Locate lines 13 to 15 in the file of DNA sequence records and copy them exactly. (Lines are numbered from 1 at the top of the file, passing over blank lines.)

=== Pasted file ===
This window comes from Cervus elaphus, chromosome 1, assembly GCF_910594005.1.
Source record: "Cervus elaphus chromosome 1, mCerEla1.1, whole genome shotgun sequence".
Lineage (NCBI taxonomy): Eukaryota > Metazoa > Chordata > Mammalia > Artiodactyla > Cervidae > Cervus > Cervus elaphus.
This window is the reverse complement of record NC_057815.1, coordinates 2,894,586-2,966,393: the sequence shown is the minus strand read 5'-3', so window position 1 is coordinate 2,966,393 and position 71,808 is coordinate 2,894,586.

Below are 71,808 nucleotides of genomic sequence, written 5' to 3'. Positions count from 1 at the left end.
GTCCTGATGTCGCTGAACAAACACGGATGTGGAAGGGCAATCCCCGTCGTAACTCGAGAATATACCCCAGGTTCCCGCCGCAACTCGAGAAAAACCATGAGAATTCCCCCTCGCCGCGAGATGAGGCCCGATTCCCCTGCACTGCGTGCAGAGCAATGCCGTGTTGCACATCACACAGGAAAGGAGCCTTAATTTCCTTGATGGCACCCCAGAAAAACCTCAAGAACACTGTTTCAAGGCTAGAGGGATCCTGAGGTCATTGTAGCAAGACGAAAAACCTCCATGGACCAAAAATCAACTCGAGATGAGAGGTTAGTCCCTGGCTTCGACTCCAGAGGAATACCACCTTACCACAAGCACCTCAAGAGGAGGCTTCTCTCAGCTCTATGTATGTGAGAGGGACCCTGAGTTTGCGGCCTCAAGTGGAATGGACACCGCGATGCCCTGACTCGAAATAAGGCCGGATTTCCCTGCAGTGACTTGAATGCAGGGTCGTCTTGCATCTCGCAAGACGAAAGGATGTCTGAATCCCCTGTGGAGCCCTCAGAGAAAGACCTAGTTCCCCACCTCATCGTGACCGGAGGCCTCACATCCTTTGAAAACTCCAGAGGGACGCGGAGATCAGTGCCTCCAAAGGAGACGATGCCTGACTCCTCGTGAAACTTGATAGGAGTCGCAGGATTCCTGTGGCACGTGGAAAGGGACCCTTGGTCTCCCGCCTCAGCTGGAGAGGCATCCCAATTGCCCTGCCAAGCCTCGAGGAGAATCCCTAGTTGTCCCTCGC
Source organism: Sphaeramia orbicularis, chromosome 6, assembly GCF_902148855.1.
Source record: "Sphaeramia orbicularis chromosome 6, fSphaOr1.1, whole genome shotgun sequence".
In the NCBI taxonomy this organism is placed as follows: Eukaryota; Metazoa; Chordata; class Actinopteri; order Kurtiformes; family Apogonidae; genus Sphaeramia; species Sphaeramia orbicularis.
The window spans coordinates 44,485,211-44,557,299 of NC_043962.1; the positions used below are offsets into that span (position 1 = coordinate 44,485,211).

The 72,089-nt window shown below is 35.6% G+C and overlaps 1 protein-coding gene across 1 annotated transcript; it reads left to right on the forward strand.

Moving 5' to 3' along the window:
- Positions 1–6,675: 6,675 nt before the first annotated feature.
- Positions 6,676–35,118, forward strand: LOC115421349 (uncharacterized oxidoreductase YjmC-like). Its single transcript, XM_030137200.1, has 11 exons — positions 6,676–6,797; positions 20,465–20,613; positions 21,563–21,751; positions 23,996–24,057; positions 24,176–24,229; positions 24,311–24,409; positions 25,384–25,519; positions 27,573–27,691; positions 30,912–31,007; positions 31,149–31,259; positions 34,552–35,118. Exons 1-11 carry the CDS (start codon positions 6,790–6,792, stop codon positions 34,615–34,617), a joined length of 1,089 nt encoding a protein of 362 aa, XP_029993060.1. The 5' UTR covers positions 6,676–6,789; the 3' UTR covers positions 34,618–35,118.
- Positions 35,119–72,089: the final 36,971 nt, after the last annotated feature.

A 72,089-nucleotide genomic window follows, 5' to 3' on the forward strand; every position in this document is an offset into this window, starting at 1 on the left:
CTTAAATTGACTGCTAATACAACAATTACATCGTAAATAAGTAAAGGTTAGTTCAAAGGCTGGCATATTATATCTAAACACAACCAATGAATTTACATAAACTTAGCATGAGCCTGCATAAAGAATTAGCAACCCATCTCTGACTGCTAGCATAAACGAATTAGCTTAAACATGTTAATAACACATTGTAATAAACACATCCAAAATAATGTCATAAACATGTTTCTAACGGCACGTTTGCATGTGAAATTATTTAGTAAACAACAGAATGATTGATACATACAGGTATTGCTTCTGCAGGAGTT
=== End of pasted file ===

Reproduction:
- Positions 1–6,675: 6,675 nt before the first annotated feature.
- Positions 6,676–35,118, forward strand: LOC115421349 (uncharacterized oxidoreductase YjmC-like). Its single transcript, XM_030137200.1, has 11 exons — positions 6,676–6,797; positions 20,465–20,613; positions 21,563–21,751; positions 23,996–24,057; positions 24,176–24,229; positions 24,311–24,409; positions 25,384–25,519; positions 27,573–27,691; positions 30,912–31,007; positions 31,149–31,259; positions 34,552–35,118. Exons 1-11 carry the CDS (start codon positions 6,790–6,792, stop codon positions 34,615–34,617), a joined length of 1,089 nt encoding a protein of 362 aa, XP_029993060.1. The 5' UTR covers positions 6,676–6,789; the 3' UTR covers positions 34,618–35,118.
- Positions 35,119–72,089: the final 36,971 nt, after the last annotated feature.